Procurement projects have never been particularly fast, and move at traditional civil service pace, hence the extension of the Broadband Support Scheme in Wales earlier this year. Today we have Welsh MP's on the Welsh Affairs Committee criticising the fact that Wales still has areas with no broadband connectivity.
BT was announced as the commercial partner in July 2012, with a massive £425m project (includes £220m from BT). The aim being to deliver an up to 80 Mbps service to 96% of homes by 2015, this will feature a majority of FTTC, but some FTTP is expected independent of the fibre on demand launch in 2013. The criticism of the FTTC services is that not everyone connects at 80 Mbps, we estimate around 45% should connect at 42 Mbps or faster, and 90% at 24 Mbps or faster, which for many will be a significant improvement. What will happen to the remaining 4% is to be confirmed, some may receive a FTTC service but at slower speeds, or use alternate technology.
What is most concerning about the criticism from MP's is that this means the Broadband Support Scheme which offers a grant of up to £1000 for an individual, community or SME has not delivered. The scheme operates such that a community could apply individually and then aggregate their money to help deliver a service to all those properties that applied, thus meaning the scheme is much more than a subsidy for satellite broadband installation.
The report received evidence from various parties, and follows a similar theme to the House of Lords report, in that some have concerns that with the focus on the superfast roll-out, that those not covered in this may see the money roll-out before it gets to them, and thus be left with no broadband or current slow (under 2 Mbps service). Therefore there are calls to reverse the existing plans, which focus the majority of money on the 25% who are in the gap between existing commercial roll-outs and UK Government targets to those in the final 5 to 10% of the UK.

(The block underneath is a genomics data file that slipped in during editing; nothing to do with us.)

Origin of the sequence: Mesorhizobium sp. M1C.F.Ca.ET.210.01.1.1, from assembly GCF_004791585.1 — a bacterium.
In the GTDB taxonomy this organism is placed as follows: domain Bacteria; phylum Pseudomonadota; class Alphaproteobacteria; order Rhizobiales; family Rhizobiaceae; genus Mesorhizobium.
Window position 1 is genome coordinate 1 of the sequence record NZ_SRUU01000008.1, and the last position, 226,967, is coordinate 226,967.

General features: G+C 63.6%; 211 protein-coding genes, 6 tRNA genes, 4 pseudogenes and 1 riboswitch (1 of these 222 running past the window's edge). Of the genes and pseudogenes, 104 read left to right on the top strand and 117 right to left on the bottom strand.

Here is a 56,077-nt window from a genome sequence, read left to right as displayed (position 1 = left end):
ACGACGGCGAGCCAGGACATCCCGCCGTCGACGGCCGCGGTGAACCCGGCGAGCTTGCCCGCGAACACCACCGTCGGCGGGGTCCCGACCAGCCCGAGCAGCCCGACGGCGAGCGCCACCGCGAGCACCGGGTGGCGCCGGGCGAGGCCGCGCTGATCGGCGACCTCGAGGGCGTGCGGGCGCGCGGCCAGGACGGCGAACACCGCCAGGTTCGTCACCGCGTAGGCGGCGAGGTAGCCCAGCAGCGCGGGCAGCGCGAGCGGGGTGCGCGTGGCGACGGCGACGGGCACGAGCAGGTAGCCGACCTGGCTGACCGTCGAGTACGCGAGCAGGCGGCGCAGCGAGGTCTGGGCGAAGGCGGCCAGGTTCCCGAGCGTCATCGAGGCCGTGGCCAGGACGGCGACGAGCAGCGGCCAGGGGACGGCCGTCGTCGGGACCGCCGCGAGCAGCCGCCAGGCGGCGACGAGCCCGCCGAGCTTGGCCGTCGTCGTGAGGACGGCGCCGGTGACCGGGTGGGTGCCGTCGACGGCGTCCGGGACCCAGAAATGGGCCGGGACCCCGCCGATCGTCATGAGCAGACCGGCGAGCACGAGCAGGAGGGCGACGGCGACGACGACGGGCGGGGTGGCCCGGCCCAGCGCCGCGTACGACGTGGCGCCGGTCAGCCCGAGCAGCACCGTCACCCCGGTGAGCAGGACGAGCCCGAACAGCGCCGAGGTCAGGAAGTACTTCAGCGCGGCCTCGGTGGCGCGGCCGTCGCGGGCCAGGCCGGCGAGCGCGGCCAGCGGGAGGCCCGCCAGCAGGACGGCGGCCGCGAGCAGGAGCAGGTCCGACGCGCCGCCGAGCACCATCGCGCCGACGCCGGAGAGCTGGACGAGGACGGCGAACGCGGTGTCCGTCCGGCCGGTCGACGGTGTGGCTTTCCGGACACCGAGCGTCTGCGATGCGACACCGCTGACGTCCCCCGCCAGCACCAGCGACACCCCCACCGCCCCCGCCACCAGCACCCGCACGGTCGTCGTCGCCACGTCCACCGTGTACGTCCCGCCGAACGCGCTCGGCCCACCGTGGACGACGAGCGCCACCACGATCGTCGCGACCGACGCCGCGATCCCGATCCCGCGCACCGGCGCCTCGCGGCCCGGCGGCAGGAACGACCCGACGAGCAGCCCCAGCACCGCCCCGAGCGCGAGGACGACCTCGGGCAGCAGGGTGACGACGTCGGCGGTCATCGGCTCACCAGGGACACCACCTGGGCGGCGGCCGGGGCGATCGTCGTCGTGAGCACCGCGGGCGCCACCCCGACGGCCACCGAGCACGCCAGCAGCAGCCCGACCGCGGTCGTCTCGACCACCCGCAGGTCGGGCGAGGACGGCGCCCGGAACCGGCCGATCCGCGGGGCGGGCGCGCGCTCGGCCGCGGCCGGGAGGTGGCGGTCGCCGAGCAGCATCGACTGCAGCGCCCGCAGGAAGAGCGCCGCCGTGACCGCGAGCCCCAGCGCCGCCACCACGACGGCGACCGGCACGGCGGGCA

While a switch of focus would address the total not-spots (estimated at 90,000 homes in Wales), if solutions deployed there are costly, the reverse of not having enough money for more populated rural areas will occur, and we may see whole communities of 100's left on ADSL or ADSL2+ speeds rather than just isolated clusters of two or three properties.
At the end of day, given limited resources hard decisions need to be made on how resources are made, and while politicians like to try and keep everyone happy this is not possible all the time. The decisions in the end will probably be made by an anonymous accountant who calculates the economic benefit to improving broadband in different areas.